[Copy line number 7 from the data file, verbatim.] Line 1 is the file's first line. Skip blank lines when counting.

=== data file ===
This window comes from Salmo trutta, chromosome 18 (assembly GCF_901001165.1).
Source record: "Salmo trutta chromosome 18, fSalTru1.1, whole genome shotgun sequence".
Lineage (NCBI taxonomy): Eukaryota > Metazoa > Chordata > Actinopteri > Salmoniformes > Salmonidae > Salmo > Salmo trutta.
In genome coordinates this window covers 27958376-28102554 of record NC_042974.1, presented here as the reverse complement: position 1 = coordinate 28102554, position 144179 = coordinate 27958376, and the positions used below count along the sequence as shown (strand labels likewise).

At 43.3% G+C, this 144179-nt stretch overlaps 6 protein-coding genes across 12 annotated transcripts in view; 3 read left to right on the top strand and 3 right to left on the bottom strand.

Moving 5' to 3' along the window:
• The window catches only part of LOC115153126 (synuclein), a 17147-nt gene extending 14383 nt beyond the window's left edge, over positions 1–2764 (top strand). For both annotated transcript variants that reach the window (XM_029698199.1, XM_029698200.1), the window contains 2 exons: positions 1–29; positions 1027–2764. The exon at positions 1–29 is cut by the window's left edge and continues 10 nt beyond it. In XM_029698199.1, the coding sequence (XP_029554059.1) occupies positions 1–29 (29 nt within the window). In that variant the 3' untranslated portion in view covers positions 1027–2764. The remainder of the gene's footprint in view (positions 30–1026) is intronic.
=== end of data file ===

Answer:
• The window catches only part of LOC115153126 (synuclein), a 17147-nt gene extending 14383 nt beyond the window's left edge, over positions 1–2764 (top strand). For both annotated transcript variants that reach the window (XM_029698199.1, XM_029698200.1), the window contains 2 exons: positions 1–29; positions 1027–2764. The exon at positions 1–29 is cut by the window's left edge and continues 10 nt beyond it. In XM_029698199.1, the coding sequence (XP_029554059.1) occupies positions 1–29 (29 nt within the window). In that variant the 3' untranslated portion in view covers positions 1027–2764. The remainder of the gene's footprint in view (positions 30–1026) is intronic.